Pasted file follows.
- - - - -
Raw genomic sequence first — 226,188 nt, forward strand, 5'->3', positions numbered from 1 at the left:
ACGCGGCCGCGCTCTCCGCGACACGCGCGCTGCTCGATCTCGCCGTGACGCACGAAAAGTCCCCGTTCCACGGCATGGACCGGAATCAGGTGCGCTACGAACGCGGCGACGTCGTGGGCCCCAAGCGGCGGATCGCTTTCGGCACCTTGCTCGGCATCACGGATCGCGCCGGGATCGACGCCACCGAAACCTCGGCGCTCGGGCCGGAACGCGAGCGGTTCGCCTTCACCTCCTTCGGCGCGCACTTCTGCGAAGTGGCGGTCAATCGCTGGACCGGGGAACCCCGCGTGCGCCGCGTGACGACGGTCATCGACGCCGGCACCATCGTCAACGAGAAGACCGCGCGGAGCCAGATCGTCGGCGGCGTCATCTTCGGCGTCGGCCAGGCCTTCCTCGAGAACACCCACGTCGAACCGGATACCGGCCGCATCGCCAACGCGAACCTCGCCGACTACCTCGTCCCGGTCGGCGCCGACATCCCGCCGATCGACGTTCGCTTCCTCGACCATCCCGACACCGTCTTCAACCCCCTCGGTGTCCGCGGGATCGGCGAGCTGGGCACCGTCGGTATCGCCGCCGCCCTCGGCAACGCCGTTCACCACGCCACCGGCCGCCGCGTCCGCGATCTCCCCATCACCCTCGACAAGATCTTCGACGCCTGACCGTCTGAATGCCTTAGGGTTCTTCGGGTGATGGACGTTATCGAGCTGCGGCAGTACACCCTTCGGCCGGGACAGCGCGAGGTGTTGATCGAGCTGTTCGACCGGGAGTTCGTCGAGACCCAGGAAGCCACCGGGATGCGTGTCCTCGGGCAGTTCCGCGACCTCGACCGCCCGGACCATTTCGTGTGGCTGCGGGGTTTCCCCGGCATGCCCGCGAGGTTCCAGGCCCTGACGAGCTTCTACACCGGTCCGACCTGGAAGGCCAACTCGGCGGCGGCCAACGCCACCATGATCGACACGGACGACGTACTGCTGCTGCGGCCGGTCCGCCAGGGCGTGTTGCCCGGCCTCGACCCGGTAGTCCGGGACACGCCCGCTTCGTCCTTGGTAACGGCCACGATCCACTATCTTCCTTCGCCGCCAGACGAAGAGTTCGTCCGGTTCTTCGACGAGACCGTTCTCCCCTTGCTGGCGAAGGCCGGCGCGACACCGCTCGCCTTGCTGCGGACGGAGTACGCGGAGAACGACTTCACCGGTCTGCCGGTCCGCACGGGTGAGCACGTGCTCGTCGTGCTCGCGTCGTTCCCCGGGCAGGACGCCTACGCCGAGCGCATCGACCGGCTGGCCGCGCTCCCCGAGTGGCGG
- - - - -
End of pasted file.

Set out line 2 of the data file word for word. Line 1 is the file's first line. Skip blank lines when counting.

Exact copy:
ACGCGGCCGCGCTCTCCGCGACACGCGCGCTGCTCGATCTCGCCGTGACGCACGAAAAGTCCCCGTTCCACGGCATGGACCGGAATCAGGTGCGCTACGAACGCGGCGACGTCGTGGGCCCCAAGCGGCGGATCGCTTTCGGCACCTTGCTCGGCATCACGGATCGCGCCGGGATCGACGCCACCGAAACCTCGGCGCTCGGGCCGGAACGCGAGCGGTTCGCCTTCACCTCCTTCGGCGCGCACTTCTGCGAAGTGGCGGTCAATCGCTGGACCGGGGAACCCCGCGTGCGCCGCGTGACGACGGTCATCGACGCCGGCACCATCGTCAACGAGAAGACCGCGCGGAGCCAGATCGTCGGCGGCGTCATCTTCGGCGTCGGCCAGGCCTTCCTCGAGAACACCCACGTCGAACCGGATACCGGCCGCATCGCCAACGCGAACCTCGCCGACTACCTCGTCCCGGTCGGCGCCGACATCCCGCCGATCGACGTTCGCTTCCTCGACCATCCCGACACCGTCTTCAACCCCCTCGGTGTCCGCGGGATCGGCGAGCTGGGCACCGTCGGTATCGCCGCCGCCCTCGGCAACGCCGTTCACCACGCCACCGGCCGCCGCGTCCGCGATCTCCCCATCACCCTCGACAAGATCTTCGACGCCTGACCGTCTGAATGCCTTAGGGTTCTTCGGGTGATGGACGTTATCGAGCTGCGGCAGTACACCCTTCGGCCGGGACAGCGCGAGGTGTTGATCGAGCTGTTCGACCGGGAGTTCGTCGAGACCCAGGAAGCCACCGGGATGCGTGTCCTCGGGCAGTTCCGCGACCTCGACCGCCCGGACCATTTCGTGTGGCTGCGGGGTTTCCCCGGCATGCCCGCGAGGTTCCAGGCCCTGACGAGCTTCTACACCGGTCCGACCTGGAAGGCCAACTCGGCGGCGGCCAACGCCACCATGATCGACACGGACGACGTACTGCTGCTGCGGCCGGTCCGCCAGGGCGTGTTGCCCGGCCTCGACCCGGTAGTCCGGGACACGCCCGCTTCGTCCTTGGTAACGGCCACGATCCACTATCTTCCTTCGCCGCCAGACGAAGAGTTCGTCCGGTTCTTCGACGAGACCGTTCTCCCCTTGCTGGCGAAGGCCGGCGCGACACCGCTCGCCTTGCTGCGGACGGAGTACGCGGAGAACGACTTCACCGGTCTGCCGGTCCGCACGGGTGAGCACGTGCTCGTCGTGCTCGCGTCGTTCCCCGGGCAGGACGCCTACGCCGAGCGCATCGACCGGCTGGCCGCGCTCCCCGAGTGGCGG